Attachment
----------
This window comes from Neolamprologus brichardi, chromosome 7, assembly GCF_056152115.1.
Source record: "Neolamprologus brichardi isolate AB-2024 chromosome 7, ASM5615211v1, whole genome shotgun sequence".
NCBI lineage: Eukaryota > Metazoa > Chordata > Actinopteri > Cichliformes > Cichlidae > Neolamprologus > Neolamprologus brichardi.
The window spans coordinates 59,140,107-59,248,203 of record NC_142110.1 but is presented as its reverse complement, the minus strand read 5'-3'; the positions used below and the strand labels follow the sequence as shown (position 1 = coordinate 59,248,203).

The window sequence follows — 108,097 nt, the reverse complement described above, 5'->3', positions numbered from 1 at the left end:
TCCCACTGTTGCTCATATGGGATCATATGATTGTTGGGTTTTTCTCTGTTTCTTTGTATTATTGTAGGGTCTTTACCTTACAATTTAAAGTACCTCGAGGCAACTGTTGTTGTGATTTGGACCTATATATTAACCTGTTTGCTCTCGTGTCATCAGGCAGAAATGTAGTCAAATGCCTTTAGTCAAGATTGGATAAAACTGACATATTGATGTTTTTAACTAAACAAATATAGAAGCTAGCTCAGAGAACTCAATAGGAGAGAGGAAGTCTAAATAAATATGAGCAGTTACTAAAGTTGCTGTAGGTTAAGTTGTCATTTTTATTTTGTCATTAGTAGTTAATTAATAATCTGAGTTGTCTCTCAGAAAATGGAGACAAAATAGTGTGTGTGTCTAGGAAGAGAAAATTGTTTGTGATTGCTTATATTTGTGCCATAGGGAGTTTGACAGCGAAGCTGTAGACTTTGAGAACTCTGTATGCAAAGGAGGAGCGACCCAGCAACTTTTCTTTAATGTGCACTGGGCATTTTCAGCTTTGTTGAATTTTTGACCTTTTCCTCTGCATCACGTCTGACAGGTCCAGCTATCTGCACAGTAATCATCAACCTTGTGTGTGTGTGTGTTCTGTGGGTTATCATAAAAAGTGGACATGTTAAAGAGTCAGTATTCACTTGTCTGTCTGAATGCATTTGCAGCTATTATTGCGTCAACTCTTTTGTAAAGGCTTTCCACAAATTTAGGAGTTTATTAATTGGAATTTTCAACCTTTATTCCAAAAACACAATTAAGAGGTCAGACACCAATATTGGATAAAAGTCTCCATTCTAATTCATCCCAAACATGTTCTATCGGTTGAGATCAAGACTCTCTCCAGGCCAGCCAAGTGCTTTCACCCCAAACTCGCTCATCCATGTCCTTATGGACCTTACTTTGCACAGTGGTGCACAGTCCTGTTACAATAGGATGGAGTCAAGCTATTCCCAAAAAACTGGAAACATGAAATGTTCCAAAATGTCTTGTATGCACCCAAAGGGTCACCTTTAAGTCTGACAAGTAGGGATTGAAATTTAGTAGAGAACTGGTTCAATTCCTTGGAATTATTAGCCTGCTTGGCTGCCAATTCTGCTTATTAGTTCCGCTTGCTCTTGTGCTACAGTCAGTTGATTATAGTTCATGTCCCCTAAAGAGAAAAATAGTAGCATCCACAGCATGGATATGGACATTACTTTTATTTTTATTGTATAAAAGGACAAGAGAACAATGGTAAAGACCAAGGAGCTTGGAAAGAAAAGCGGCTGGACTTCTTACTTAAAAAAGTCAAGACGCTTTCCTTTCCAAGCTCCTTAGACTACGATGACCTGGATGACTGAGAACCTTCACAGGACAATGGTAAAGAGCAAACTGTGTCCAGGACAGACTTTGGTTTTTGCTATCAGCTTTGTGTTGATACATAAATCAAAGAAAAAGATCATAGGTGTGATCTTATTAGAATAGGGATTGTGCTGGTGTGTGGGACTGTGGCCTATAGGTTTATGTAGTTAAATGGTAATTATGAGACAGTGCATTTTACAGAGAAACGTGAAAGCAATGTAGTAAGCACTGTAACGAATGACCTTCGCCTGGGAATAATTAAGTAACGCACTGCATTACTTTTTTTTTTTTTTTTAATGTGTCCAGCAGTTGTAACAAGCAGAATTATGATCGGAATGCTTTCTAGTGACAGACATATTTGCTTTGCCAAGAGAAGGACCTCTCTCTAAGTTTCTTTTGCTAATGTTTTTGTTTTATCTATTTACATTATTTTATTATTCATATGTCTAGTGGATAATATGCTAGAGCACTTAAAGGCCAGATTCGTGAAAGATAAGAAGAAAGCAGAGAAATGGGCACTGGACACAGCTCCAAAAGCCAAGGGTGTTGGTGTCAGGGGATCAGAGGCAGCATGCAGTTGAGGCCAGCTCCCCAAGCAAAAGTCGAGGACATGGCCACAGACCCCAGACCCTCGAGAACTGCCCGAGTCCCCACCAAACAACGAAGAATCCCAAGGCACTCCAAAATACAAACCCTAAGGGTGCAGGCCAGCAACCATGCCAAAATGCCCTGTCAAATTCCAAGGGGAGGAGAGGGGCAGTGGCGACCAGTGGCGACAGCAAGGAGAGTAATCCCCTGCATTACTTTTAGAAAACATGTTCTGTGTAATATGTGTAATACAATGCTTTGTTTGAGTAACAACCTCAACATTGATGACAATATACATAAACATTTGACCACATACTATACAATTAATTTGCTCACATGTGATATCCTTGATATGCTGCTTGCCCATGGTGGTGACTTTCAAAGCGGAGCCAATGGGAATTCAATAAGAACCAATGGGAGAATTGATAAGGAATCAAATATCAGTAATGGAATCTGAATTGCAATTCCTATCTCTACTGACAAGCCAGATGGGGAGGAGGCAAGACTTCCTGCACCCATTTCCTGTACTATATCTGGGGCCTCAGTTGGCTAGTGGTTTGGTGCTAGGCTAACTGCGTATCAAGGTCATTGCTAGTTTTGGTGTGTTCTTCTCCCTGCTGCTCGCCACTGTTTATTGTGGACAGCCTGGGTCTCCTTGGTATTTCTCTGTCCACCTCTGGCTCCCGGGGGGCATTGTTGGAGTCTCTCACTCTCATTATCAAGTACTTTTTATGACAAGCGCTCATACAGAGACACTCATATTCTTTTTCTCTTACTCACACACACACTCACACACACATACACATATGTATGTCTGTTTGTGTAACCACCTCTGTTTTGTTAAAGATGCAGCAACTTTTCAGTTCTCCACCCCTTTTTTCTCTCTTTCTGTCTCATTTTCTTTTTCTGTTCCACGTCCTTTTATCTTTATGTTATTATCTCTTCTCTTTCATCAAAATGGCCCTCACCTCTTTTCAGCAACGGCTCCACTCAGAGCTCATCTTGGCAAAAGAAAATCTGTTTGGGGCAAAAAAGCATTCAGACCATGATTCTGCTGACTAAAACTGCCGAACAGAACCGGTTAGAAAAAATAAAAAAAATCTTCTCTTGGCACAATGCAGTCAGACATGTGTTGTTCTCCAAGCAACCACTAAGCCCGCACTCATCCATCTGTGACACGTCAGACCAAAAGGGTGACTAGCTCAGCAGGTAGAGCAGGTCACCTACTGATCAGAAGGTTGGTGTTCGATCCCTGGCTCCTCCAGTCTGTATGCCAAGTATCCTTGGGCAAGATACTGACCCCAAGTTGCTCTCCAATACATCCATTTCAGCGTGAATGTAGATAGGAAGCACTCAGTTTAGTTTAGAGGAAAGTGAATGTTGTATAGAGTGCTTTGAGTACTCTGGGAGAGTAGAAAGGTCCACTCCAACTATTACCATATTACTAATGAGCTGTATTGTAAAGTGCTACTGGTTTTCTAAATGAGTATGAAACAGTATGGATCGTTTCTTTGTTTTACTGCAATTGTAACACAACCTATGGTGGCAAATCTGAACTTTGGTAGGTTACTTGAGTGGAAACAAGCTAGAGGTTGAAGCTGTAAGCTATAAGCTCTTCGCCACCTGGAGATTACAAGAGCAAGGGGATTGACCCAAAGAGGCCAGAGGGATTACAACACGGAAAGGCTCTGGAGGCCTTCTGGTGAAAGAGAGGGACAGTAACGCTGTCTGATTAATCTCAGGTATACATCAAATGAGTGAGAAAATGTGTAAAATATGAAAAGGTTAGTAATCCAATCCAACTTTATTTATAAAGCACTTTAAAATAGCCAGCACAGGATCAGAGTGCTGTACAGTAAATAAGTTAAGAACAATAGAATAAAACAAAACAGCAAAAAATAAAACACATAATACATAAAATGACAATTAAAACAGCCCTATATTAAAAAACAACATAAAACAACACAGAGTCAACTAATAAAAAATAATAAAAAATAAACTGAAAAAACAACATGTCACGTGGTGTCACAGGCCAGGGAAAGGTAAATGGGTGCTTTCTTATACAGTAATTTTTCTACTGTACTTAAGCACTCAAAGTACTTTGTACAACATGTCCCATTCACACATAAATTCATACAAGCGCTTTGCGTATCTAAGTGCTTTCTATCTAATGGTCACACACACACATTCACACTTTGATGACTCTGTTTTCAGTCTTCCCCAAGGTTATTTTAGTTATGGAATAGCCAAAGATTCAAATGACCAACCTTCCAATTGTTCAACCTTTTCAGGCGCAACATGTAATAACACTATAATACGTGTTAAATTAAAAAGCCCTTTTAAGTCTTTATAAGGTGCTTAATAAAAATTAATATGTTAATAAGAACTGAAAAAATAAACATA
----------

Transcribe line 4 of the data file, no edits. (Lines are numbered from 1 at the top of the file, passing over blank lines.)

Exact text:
The window spans coordinates 59,140,107-59,248,203 of record NC_142110.1 but is presented as its reverse complement, the minus strand read 5'-3'; the positions used below and the strand labels follow the sequence as shown (position 1 = coordinate 59,248,203).